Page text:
How deep will the world recession be this year? Don’t look at current economic forecasts for any guide. The only certainty is that measures of containment to fight the coronavirus pandemic, with lockdowns and a halt of economic activity in most western countries, will shrink gross domestic product in most of the world. By how much? These days, your guess is as good as mine.
The main reason is that “uncertainty” is no longer one of those potential risks envisioned by economists to caution about their own forecast. Uncertainty isn’t a marginal danger hovering over the economy, as the threats of trade wars or Brexit were when mentioned only a few weeks ago. Uncertainty is now the economy itself. In this context, the only accurate forecast is: “it depends.”
It depends, first, on the length of the lockdowns. The Organization for Economic Cooperation and Development, whose economic studies are among the most reliable, estimated this week that each month of containment costs any given country some 2 percentage points of growth. A three-month lockdown — say, from mid-March to mid-June — would cost 6% of GDP. Europe was expected to grow less than 1.5% this year in the last pre-virus forecasts. If the OECD is right, that means Europe’s economy would shrink this year by about 4.5%.
But only a month ago, the OECD could also safely predict that most of Europe and the U.S. would still grow, albeit barely, this year as it was taking into account the first predictable consequences of the pandemic. And looking at other forecasts, it has become clear that a 4.5% recession would look like a best-case scenario.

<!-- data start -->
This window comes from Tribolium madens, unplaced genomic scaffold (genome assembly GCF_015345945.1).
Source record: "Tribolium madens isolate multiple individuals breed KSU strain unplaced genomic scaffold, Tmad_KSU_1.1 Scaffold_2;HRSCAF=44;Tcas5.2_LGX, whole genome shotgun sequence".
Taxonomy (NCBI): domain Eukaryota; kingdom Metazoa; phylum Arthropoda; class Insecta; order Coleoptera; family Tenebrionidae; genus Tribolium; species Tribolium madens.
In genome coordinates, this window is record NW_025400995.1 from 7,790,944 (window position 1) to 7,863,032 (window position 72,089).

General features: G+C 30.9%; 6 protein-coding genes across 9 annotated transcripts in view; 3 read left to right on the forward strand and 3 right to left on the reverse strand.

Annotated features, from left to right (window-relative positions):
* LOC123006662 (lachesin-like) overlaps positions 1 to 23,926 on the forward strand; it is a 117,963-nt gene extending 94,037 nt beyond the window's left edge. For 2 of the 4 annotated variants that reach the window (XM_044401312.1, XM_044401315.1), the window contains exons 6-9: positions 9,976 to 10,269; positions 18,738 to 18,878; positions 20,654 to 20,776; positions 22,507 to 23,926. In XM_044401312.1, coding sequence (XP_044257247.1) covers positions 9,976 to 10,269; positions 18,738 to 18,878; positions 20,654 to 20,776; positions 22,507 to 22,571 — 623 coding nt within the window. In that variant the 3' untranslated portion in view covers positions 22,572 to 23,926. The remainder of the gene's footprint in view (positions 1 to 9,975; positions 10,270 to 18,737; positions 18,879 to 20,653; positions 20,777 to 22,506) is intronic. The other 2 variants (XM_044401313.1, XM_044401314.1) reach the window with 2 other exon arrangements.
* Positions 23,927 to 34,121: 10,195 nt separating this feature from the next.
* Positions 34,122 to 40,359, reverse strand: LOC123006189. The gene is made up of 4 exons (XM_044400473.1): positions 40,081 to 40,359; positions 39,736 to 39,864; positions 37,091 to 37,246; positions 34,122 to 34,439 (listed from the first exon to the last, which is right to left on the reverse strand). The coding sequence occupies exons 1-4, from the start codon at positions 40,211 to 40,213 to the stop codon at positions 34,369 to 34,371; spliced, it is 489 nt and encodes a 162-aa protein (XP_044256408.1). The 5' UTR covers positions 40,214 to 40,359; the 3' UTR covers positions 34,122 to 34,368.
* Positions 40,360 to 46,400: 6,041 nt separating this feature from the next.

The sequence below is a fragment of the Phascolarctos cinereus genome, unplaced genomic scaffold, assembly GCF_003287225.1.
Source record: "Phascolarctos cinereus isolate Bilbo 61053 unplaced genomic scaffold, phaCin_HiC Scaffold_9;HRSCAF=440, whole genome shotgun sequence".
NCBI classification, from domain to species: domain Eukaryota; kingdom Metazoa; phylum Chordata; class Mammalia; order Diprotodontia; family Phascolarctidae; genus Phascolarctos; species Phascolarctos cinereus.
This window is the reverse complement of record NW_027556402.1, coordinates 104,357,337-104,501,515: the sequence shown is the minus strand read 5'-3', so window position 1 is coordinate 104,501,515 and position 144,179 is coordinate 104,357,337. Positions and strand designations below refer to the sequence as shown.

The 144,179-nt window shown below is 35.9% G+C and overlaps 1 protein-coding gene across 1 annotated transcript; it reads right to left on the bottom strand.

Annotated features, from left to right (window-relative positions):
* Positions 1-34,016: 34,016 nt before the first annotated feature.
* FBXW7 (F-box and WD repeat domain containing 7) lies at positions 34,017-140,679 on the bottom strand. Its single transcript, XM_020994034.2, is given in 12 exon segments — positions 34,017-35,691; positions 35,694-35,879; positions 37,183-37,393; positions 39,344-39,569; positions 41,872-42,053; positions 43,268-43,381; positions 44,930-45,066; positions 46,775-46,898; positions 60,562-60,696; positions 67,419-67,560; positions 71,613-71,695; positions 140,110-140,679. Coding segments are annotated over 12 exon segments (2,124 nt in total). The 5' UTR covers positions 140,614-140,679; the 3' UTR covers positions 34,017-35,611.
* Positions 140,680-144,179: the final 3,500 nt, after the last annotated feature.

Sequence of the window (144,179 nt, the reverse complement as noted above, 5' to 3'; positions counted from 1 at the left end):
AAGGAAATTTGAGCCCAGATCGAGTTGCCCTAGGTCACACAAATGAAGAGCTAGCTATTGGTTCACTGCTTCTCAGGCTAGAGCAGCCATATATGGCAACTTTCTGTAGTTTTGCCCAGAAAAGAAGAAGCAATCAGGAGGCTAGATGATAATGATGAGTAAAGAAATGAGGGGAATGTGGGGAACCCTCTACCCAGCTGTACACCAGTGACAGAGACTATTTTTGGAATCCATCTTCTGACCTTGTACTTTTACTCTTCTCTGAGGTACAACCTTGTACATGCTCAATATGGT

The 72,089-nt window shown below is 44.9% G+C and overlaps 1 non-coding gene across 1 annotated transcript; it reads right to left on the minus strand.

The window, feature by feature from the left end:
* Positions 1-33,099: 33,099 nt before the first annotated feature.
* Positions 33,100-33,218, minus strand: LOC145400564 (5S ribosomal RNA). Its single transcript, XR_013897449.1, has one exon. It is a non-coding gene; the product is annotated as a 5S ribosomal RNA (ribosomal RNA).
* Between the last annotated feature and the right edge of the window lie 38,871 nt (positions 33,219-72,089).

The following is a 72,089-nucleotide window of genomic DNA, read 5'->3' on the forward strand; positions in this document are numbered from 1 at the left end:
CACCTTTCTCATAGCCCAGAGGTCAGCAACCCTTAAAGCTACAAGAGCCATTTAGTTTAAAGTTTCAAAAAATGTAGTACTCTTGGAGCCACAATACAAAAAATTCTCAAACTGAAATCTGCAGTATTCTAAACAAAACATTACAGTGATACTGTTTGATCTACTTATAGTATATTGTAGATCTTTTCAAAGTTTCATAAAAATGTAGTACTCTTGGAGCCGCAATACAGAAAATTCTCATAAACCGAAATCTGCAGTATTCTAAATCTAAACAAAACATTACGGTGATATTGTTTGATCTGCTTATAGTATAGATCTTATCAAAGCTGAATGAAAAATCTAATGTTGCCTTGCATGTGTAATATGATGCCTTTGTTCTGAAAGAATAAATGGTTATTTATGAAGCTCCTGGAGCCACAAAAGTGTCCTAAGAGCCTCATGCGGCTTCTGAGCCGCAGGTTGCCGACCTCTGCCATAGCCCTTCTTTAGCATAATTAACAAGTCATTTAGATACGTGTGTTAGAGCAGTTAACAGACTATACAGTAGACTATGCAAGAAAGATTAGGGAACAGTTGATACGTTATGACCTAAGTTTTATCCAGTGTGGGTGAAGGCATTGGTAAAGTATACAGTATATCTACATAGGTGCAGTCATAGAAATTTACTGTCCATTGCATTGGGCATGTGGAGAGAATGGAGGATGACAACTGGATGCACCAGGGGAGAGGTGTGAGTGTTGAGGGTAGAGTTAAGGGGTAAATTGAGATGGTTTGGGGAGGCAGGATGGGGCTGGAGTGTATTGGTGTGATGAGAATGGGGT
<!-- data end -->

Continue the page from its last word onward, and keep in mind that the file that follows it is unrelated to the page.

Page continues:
But there is worse: the job of economists and forecasters won’t be made any easier by the current context, where actual data or surveys no longer seem to mean anything. How do you really measure inflation, for example, when whole sectors, notably in services — think restaurants or so-called nonessential shops — are shut down? What does it mean to assess business “confidence” when companies are threatened with bankruptcy and queue up at governments’ windows to request aid to simply survive through these nightmarish months?
This doesn’t make economists and forecasters useless — quite the contrary. But it is their reasoning that matters in the current period, not their statistics and numbers — and certainly not forecasts presented up to the decimal. Their only certainty so far is that life in the statistics tunnel will be temporary. Meanwhile, better get used to being guided by the blind.